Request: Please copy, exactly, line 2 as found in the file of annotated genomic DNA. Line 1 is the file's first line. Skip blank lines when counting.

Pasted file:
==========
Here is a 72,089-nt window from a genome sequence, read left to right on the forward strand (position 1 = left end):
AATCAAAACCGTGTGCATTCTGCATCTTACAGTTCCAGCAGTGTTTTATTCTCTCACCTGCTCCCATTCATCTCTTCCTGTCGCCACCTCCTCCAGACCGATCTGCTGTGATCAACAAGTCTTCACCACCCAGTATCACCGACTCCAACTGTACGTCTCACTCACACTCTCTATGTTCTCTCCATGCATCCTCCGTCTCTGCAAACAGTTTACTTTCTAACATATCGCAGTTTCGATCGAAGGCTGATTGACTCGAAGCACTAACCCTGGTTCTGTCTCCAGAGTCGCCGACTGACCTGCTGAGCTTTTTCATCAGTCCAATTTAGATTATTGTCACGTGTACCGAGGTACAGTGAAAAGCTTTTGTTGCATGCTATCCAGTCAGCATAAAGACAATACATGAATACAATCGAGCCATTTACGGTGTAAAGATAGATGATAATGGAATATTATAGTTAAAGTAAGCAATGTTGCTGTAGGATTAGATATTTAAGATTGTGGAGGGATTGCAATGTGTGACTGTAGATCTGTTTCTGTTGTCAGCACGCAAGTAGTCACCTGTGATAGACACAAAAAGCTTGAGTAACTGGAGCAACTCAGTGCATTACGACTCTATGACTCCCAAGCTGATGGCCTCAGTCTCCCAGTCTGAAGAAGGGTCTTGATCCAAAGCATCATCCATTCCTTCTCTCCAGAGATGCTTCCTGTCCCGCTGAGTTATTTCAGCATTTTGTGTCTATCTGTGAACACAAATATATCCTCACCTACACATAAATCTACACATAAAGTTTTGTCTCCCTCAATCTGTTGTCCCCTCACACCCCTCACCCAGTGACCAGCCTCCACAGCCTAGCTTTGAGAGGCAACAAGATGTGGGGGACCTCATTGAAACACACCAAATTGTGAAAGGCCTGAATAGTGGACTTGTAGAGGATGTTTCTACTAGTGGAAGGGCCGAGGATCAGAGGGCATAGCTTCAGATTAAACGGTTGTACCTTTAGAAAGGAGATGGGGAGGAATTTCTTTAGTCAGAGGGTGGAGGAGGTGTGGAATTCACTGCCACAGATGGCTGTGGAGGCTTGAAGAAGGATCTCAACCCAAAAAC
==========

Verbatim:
AATCAAAACCGTGTGCATTCTGCATCTTACAGTTCCAGCAGTGTTTTATTCTCTCACCTGCTCCCATTCATCTCTTCCTGTCGCCACCTCCTCCAGACCGATCTGCTGTGATCAACAAGTCTTCACCACCCAGTATCACCGACTCCAACTGTACGTCTCACTCACACTCTCTATGTTCTCTCCATGCATCCTCCGTCTCTGCAAACAGTTTACTTTCTAACATATCGCAGTTTCGATCGAAGGCTGATTGACTCGAAGCACTAACCCTGGTTCTGTCTCCAGAGTCGCCGACTGACCTGCTGAGCTTTTTCATCAGTCCAATTTAGATTATTGTCACGTGTACCGAGGTACAGTGAAAAGCTTTTGTTGCATGCTATCCAGTCAGCATAAAGACAATACATGAATACAATCGAGCCATTTACGGTGTAAAGATAGATGATAATGGAATATTATAGTTAAAGTAAGCAATGTTGCTGTAGGATTAGATATTTAAGATTGTGGAGGGATTGCAATGTGTGACTGTAGATCTGTTTCTGTTGTCAGCACGCAAGTAGTCACCTGTGATAGACACAAAAAGCTTGAGTAACTGGAGCAACTCAGTGCATTACGACTCTATGACTCCCAAGCTGATGGCCTCAGTCTCCCAGTCTGAAGAAGGGTCTTGATCCAAAGCATCATCCATTCCTTCTCTCCAGAGATGCTTCCTGTCCCGCTGAGTTATTTCAGCATTTTGTGTCTATCTGTGAACACAAATATATCCTCACCTACACATAAATCTACACATAAAGTTTTGTCTCCCTCAATCTGTTGTCCCCTCACACCCCTCACCCAGTGACCAGCCTCCACAGCCTAGCTTTGAGAGGCAACAAGATGTGGGGGACCTCATTGAAACACACCAAATTGTGAAAGGCCTGAATAGTGGACTTGTAGAGGATGTTTCTACTAGTGGAAGGGCCGAGGATCAGAGGGCATAGCTTCAGATTAAACGGTTGTACCTTTAGAAAGGAGATGGGGAGGAATTTCTTTAGTCAGAGGGTGGAGGAGGTGTGGAATTCACTGCCACAGATGGCTGTGGAGGCTTGAAGAAGGATCTCAACCCAAAAAC